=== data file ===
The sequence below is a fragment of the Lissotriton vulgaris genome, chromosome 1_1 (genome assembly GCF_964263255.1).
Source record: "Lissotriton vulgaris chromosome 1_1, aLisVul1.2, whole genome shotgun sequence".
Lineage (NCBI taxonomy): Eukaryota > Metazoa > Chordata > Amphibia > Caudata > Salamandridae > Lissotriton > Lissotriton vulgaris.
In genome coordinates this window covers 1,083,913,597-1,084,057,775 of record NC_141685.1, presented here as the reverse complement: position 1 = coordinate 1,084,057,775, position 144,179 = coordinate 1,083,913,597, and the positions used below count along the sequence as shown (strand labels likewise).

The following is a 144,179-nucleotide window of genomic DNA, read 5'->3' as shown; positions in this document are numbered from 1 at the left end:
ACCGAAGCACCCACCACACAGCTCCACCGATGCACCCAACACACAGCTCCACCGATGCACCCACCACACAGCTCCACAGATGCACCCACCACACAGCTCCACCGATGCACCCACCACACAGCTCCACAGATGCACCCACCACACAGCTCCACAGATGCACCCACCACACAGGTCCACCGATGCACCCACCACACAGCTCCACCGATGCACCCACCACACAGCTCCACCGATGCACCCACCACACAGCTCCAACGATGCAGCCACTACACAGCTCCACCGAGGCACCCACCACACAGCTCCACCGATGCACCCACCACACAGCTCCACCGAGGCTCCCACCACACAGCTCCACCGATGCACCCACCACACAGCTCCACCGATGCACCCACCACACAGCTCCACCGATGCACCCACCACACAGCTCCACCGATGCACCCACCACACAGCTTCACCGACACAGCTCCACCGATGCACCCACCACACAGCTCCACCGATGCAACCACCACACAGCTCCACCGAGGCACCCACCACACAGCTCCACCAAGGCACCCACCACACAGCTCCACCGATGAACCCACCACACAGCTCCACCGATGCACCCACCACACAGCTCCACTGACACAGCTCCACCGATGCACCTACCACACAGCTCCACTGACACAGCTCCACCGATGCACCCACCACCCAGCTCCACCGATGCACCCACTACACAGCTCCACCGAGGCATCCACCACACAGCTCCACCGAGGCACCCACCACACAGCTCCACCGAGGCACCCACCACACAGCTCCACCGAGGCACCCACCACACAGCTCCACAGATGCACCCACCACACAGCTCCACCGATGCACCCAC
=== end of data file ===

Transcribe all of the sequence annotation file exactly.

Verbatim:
The sequence below is a fragment of the Lissotriton vulgaris genome, chromosome 1_1 (genome assembly GCF_964263255.1).
Source record: "Lissotriton vulgaris chromosome 1_1, aLisVul1.2, whole genome shotgun sequence".
Lineage (NCBI taxonomy): Eukaryota > Metazoa > Chordata > Amphibia > Caudata > Salamandridae > Lissotriton > Lissotriton vulgaris.
In genome coordinates this window covers 1,083,913,597-1,084,057,775 of record NC_141685.1, presented here as the reverse complement: position 1 = coordinate 1,084,057,775, position 144,179 = coordinate 1,083,913,597, and the positions used below count along the sequence as shown (strand labels likewise).

The following is a 144,179-nucleotide window of genomic DNA, read 5'->3' as shown; positions in this document are numbered from 1 at the left end:
ACCGAAGCACCCACCACACAGCTCCACCGATGCACCCAACACACAGCTCCACCGATGCACCCACCACACAGCTCCACAGATGCACCCACCACACAGCTCCACCGATGCACCCACCACACAGCTCCACAGATGCACCCACCACACAGCTCCACAGATGCACCCACCACACAGGTCCACCGATGCACCCACCACACAGCTCCACCGATGCACCCACCACACAGCTCCACCGATGCACCCACCACACAGCTCCAACGATGCAGCCACTACACAGCTCCACCGAGGCACCCACCACACAGCTCCACCGATGCACCCACCACACAGCTCCACCGAGGCTCCCACCACACAGCTCCACCGATGCACCCACCACACAGCTCCACCGATGCACCCACCACACAGCTCCACCGATGCACCCACCACACAGCTCCACCGATGCACCCACCACACAGCTTCACCGACACAGCTCCACCGATGCACCCACCACACAGCTCCACCGATGCAACCACCACACAGCTCCACCGAGGCACCCACCACACAGCTCCACCAAGGCACCCACCACACAGCTCCACCGATGAACCCACCACACAGCTCCACCGATGCACCCACCACACAGCTCCACTGACACAGCTCCACCGATGCACCTACCACACAGCTCCACTGACACAGCTCCACCGATGCACCCACCACCCAGCTCCACCGATGCACCCACTACACAGCTCCACCGAGGCATCCACCACACAGCTCCACCGAGGCACCCACCACACAGCTCCACCGAGGCACCCACCACACAGCTCCACCGAGGCACCCACCACACAGCTCCACAGATGCACCCACCACACAGCTCCACCGATGCACCCAC